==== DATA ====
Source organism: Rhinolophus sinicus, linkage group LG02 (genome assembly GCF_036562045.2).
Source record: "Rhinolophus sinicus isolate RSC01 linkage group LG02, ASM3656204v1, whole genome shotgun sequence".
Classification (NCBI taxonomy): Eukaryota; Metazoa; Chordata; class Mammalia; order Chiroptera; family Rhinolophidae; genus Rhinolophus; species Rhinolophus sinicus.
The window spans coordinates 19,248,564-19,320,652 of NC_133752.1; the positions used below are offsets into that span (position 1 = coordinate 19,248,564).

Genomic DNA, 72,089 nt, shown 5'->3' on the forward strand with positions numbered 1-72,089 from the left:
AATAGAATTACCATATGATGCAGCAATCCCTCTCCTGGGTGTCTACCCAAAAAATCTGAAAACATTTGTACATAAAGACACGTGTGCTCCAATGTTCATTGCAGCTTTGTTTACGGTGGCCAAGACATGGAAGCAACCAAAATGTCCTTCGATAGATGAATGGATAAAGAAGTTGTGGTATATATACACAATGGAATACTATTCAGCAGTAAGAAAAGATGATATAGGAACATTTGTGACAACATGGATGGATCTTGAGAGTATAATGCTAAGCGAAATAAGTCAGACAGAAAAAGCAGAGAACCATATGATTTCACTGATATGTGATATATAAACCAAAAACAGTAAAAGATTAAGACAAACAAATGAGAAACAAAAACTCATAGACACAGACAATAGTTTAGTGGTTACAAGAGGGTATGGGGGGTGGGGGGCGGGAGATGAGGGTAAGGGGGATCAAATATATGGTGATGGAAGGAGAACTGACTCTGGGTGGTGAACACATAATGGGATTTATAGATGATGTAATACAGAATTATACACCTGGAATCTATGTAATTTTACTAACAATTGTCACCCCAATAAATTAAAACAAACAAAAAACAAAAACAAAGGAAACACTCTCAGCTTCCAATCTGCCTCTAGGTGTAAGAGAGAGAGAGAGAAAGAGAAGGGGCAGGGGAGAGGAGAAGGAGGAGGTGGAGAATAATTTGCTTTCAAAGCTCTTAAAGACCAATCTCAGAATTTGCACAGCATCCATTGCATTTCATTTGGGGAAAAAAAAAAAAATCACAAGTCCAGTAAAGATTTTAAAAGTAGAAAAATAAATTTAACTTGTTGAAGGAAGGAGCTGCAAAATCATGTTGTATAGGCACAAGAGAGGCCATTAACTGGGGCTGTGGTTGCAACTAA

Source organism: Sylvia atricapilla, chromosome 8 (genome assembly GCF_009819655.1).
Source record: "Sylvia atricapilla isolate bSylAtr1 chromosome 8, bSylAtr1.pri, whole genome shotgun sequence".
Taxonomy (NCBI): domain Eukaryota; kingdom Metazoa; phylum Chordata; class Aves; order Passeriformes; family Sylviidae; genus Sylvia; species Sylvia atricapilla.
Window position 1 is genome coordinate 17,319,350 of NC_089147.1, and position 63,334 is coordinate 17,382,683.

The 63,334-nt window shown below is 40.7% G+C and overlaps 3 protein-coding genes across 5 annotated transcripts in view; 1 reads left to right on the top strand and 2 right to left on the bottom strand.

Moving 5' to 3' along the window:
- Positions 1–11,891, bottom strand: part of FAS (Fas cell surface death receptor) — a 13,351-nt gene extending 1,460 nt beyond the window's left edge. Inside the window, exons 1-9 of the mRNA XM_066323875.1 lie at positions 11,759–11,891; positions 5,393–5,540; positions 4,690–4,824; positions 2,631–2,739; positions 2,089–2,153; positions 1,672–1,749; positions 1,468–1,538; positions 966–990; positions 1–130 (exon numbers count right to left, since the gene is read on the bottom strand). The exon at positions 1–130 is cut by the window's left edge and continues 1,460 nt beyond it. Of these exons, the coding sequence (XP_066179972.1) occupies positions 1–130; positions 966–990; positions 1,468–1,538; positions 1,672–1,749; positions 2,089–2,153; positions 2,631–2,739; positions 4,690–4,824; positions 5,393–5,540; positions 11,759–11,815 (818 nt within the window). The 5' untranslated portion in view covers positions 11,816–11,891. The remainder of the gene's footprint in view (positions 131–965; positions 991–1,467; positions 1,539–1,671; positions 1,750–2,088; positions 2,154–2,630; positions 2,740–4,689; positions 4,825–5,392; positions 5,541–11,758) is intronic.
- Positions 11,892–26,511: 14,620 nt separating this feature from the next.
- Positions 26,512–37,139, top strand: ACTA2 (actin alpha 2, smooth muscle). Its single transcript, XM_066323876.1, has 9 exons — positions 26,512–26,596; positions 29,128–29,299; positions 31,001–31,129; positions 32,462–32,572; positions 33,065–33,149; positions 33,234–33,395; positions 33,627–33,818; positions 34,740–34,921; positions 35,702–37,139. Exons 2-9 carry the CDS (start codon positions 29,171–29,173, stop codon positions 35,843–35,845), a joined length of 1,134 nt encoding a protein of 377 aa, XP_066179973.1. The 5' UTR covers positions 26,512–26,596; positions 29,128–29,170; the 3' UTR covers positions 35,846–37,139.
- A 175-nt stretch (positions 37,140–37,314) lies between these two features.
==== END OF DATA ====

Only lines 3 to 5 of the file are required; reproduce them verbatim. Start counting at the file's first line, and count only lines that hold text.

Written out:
Classification (NCBI taxonomy): Eukaryota; Metazoa; Chordata; class Mammalia; order Chiroptera; family Rhinolophidae; genus Rhinolophus; species Rhinolophus sinicus.
The window spans coordinates 19,248,564-19,320,652 of NC_133752.1; the positions used below are offsets into that span (position 1 = coordinate 19,248,564).

Genomic DNA, 72,089 nt, shown 5'->3' on the forward strand with positions numbered 1-72,089 from the left: